“A murderer forfeits his life, and it is right that he should be killed by the sword.” So said Martin Luther, and his argument to that effect, cited here last week, may have impressed some readers and discombobulated others. But among those who confidently tell one another and the world that it’s unchristian—nay, uncivilized—to put murderers to death, the most likely response was to shrug it off.
“Martin Luther, what does he know? The man was a hot-head. His writings aren’t Holy Scripture, and not even Lutherans accept all of them anymore. Why should we care what Luther had to say?”
Granted that Luther was an unusual and in some ways a problematic figure. But his views on crime and punishment—how unusual and problematic are they? Where do they stand in what is normally considered the Christian tradition?
The answer is: Smack in the middle of it.
Start with Scripture. The many harsh penalties in the Law of Moses are well known. The fact that Jesus, in warning Peter not to commit the crime of resisting His arrest, spoke words that are a paraphrase of the law given to Noah—that is less widely appreciated. And notice that both verses (Genesis 9:6 and Matthew 26:52) speak of all murderers paying with their lives for their crimes. Not one in ten, not one in a hundred, still less one in a thousand, which is the way we Americans today “enforce” our laws prohibiting murder.
Death penalty opponents sometimes quote St. Paul: “Beloved, never avenge yourselves, but leave it to the wrath of God, for it is written, ‘Vengeance is mine, I will repay, says the Lord’ ” (Romans 12:19). If they would only linger in the Scriptures for just a little while, they’d reach the part where Paul says: “But if you do wrong, be afraid, for [the one who is in authority] does not bear the sword in vain. For he is the servant of God, an avenger who carries out God’s wrath on the wrongdoer” (Romans 13:4). So Paul turns out to say the opposite of what the opponents represent as his meaning.
Then there’s St. Augustine, who saw the death penalty and other punishments as necessary social institutions, for “while these are feared, the wicked are kept within bounds and the good live more peacefully among the wicked.” And St. Thomas Aquinas, who, while arguing against the pacifist interpretation of Matthew 26:52, quoted Augustine—“To take the sword is to arm oneself in order to take the life of anyone, without the command or permission of superior or lawful authority”—and added: “On the other hand, to have recourse to the sword … by the authority of the sovereign or judge … is not to take the sword, but to use it as commissioned by another, and so it does not deserve punishment.”
Aquinas further observed:
Man has a natural aptitude for virtue; but the perfection itself of virtue must be acquired by man by means of some kind of training. … As to those young people who are inclined to acts of virtue by their good natural disposition, or by custom, or rather by the gift of God, paternal training suffices, which is by admonitions. But since some are found to be depraved, and prone to vice, and not easily amenable to words, it was necessary for such to be restrained from evil by force and fear.
Desiderius Erasmus, a contemporary of Luther’s, was temperamentally his opposite. Theologically, Erasmus differed enough from Luther to remain a faithful Catholic, preferring to reform the Church’s faults from within. This “Prince of the Humanists” wrote that “there is not, nor ever was, nor ever will be any man who does not need mercy.” But in citing the example of King David, who had Uriah killed so as to take Bathsheba for himself, Erasmus affirmed the ruler’s responsibility to mete out punishment:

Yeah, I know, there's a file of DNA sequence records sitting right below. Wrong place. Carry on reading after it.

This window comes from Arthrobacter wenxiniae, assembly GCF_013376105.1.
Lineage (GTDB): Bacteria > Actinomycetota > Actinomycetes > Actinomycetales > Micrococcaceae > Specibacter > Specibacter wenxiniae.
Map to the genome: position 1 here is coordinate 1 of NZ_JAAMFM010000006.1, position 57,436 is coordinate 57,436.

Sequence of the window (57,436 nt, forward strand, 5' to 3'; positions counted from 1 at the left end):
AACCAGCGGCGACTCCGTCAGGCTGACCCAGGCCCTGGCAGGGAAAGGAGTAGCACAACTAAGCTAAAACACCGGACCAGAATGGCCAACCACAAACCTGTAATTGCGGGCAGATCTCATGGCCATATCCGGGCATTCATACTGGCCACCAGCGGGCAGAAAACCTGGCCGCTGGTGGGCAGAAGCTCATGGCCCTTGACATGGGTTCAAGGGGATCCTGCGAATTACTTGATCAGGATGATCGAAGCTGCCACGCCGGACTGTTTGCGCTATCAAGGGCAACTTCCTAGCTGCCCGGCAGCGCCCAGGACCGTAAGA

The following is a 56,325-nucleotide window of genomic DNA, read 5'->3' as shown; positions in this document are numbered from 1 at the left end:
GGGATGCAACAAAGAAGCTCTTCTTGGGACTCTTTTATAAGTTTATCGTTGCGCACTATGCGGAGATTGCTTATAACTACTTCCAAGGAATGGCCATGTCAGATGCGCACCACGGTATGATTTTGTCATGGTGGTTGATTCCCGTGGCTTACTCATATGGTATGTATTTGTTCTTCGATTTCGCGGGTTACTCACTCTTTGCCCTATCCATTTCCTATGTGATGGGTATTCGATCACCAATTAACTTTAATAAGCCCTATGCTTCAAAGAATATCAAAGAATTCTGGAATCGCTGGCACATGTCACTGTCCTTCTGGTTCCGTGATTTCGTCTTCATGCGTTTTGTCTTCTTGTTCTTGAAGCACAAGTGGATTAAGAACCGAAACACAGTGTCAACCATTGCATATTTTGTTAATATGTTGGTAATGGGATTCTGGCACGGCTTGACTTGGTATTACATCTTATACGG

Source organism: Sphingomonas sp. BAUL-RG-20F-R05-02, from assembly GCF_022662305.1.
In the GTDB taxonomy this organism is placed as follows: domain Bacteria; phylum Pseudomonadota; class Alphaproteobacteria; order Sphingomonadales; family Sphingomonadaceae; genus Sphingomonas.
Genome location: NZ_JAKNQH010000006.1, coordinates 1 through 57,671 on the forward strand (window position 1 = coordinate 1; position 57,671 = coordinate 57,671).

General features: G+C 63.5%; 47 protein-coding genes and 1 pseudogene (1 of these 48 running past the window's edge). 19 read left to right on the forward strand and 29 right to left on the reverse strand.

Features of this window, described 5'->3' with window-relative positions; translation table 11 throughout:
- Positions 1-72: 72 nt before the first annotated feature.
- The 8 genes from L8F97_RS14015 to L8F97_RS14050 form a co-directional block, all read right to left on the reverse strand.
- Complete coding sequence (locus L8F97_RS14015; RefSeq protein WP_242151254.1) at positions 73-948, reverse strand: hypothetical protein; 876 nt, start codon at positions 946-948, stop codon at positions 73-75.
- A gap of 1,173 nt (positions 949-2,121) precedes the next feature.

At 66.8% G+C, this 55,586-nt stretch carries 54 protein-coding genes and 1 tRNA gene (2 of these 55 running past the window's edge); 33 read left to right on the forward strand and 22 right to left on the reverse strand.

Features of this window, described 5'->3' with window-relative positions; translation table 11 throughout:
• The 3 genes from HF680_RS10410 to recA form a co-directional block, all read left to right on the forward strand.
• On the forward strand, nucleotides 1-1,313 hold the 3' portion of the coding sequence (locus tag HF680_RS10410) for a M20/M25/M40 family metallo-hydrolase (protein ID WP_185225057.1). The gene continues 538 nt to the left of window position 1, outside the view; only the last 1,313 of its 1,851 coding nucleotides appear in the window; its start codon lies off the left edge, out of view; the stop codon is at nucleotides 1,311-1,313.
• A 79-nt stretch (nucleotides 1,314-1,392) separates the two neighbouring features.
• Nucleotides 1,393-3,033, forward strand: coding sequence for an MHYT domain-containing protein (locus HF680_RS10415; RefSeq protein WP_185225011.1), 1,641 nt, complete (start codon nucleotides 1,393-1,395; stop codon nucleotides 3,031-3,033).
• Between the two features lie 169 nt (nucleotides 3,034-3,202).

David committed murder and adultery, two deadly offenses. Either of these is more heinous when committed by a king, since it is his duty to punish these crimes in others. The more impudently princes sin among men, the more seriously they offend God.
Erasmus contrasted God’s potential forgiveness of sins in the hereafter with the duty of temporal rulers on earth, noting that were a king to forgive murder as God can do, “then the people would cry that the king’s clemency was inordinate, since it impaired the force of the law and encouraged sin by the impunity it allowed.”
Against all that, let’s hear from a modern-day Lutheran, the American criminologist Victor H. Evjen, who wrote in the March 1968 issue of Lutheran Women: “Retribution cannot be considered a legitimate goal of criminal law.” That, said he, is because retribution “is repugnant to modern civilized man.”
The 1960s were modern liberalism’s heyday, when liberals were thoroughly in control (and things consequently were going thoroughly to hell). From the Left’s proud tower, Evjen presented his assertions not as mere personal opinion but as self-evident facts. Yet they are easily disproven, not just by the examples already cited but by two Christians of the modern era, both of whom defended retribution as a legitimate goal of the law.
Désiré Cardinal Mercier became a hero to the Belgians during World War I, when his country was subjected to a deliberate policy of terror by the invading German army. The German commanders in August 1914 hoped this schrecklichkeit would speed their passage through Belgium and thus ensure quick victory over France on the Western Front. Two years into the war, Cardinal Mercier spoke these defiant words from the pulpit of the cathedral in German-occupied Brussels: